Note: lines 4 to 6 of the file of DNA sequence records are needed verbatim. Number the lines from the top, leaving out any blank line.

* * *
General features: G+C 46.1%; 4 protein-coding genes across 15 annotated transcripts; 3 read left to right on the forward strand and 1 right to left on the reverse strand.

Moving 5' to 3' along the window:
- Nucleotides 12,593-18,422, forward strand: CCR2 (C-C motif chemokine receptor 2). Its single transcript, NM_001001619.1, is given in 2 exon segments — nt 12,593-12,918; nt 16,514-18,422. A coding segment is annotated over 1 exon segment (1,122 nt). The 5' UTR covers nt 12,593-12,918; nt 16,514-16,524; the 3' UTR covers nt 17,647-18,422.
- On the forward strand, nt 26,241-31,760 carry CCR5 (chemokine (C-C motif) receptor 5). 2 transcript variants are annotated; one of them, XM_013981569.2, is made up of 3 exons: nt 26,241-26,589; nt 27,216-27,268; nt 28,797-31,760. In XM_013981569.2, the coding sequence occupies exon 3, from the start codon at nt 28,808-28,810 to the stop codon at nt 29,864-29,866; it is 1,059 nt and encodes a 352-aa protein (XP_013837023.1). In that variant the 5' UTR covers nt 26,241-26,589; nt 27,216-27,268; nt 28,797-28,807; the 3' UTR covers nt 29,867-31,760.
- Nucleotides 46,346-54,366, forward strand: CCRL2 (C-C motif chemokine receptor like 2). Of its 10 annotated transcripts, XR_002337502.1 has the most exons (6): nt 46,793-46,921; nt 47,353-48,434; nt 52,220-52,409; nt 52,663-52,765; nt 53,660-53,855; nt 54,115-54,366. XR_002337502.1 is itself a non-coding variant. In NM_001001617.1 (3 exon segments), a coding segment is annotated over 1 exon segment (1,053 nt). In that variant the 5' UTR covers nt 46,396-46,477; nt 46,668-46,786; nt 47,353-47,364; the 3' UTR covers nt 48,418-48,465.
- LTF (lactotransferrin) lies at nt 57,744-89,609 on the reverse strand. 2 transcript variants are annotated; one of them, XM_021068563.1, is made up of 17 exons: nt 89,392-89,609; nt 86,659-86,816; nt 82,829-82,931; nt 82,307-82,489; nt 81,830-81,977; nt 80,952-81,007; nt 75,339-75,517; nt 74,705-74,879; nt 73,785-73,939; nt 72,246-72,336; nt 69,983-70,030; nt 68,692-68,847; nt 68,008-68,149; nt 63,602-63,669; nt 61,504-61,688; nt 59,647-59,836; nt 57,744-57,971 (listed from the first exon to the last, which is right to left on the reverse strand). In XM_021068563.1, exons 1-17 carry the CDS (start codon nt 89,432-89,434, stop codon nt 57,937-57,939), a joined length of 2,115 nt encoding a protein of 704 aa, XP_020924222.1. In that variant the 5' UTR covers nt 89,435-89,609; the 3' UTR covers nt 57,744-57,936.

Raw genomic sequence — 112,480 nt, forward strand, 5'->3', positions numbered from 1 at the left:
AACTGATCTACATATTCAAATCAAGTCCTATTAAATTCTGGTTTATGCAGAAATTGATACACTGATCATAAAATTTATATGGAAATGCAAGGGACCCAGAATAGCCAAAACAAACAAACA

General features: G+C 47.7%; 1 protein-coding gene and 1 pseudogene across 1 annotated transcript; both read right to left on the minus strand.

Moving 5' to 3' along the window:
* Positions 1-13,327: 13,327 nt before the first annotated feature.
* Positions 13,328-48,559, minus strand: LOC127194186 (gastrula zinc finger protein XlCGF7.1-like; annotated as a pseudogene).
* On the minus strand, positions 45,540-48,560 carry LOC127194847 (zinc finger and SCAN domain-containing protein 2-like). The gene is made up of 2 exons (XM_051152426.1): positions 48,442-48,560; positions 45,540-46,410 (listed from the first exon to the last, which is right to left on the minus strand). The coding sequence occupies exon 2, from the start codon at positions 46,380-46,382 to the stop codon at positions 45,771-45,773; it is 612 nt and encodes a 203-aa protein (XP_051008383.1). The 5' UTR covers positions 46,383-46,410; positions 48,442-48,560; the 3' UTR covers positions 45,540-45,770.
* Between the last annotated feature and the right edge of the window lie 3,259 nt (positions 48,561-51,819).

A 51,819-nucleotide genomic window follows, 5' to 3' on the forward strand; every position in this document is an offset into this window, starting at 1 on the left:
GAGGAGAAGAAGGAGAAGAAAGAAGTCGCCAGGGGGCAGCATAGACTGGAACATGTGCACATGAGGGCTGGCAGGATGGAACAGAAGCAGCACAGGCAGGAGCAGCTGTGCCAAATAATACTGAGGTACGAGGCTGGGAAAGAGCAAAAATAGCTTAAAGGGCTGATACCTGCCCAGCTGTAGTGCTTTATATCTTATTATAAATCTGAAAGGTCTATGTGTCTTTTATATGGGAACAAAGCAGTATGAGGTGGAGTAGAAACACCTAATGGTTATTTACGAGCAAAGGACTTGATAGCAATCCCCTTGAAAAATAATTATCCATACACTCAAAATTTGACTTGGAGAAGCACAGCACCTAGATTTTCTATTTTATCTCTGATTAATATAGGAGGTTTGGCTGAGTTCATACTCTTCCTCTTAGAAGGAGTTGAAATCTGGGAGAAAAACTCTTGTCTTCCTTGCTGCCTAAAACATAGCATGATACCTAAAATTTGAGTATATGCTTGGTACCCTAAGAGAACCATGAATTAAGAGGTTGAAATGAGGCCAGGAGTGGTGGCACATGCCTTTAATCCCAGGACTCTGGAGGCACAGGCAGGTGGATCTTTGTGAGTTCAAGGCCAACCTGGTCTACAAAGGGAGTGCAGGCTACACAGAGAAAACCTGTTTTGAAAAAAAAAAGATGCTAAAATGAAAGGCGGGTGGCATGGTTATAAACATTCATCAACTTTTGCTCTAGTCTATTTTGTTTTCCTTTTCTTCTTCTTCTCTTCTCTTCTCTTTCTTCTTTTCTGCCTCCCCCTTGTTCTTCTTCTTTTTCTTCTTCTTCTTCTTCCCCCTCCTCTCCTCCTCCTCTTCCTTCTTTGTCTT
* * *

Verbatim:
- On the forward strand, nt 26,241-31,760 carry CCR5 (chemokine (C-C motif) receptor 5). 2 transcript variants are annotated; one of them, XM_013981569.2, is made up of 3 exons: nt 26,241-26,589; nt 27,216-27,268; nt 28,797-31,760. In XM_013981569.2, the coding sequence occupies exon 3, from the start codon at nt 28,808-28,810 to the stop codon at nt 29,864-29,866; it is 1,059 nt and encodes a 352-aa protein (XP_013837023.1). In that variant the 5' UTR covers nt 26,241-26,589; nt 27,216-27,268; nt 28,797-28,807; the 3' UTR covers nt 29,867-31,760.
- Nucleotides 46,346-54,366, forward strand: CCRL2 (C-C motif chemokine receptor like 2). Of its 10 annotated transcripts, XR_002337502.1 has the most exons (6): nt 46,793-46,921; nt 47,353-48,434; nt 52,220-52,409; nt 52,663-52,765; nt 53,660-53,855; nt 54,115-54,366. XR_002337502.1 is itself a non-coding variant. In NM_001001617.1 (3 exon segments), a coding segment is annotated over 1 exon segment (1,053 nt). In that variant the 5' UTR covers nt 46,396-46,477; nt 46,668-46,786; nt 47,353-47,364; the 3' UTR covers nt 48,418-48,465.
- LTF (lactotransferrin) lies at nt 57,744-89,609 on the reverse strand. 2 transcript variants are annotated; one of them, XM_021068563.1, is made up of 17 exons: nt 89,392-89,609; nt 86,659-86,816; nt 82,829-82,931; nt 82,307-82,489; nt 81,830-81,977; nt 80,952-81,007; nt 75,339-75,517; nt 74,705-74,879; nt 73,785-73,939; nt 72,246-72,336; nt 69,983-70,030; nt 68,692-68,847; nt 68,008-68,149; nt 63,602-63,669; nt 61,504-61,688; nt 59,647-59,836; nt 57,744-57,971 (listed from the first exon to the last, which is right to left on the reverse strand). In XM_021068563.1, exons 1-17 carry the CDS (start codon nt 89,432-89,434, stop codon nt 57,937-57,939), a joined length of 2,115 nt encoding a protein of 704 aa, XP_020924222.1. In that variant the 5' UTR covers nt 89,435-89,609; the 3' UTR covers nt 57,744-57,936.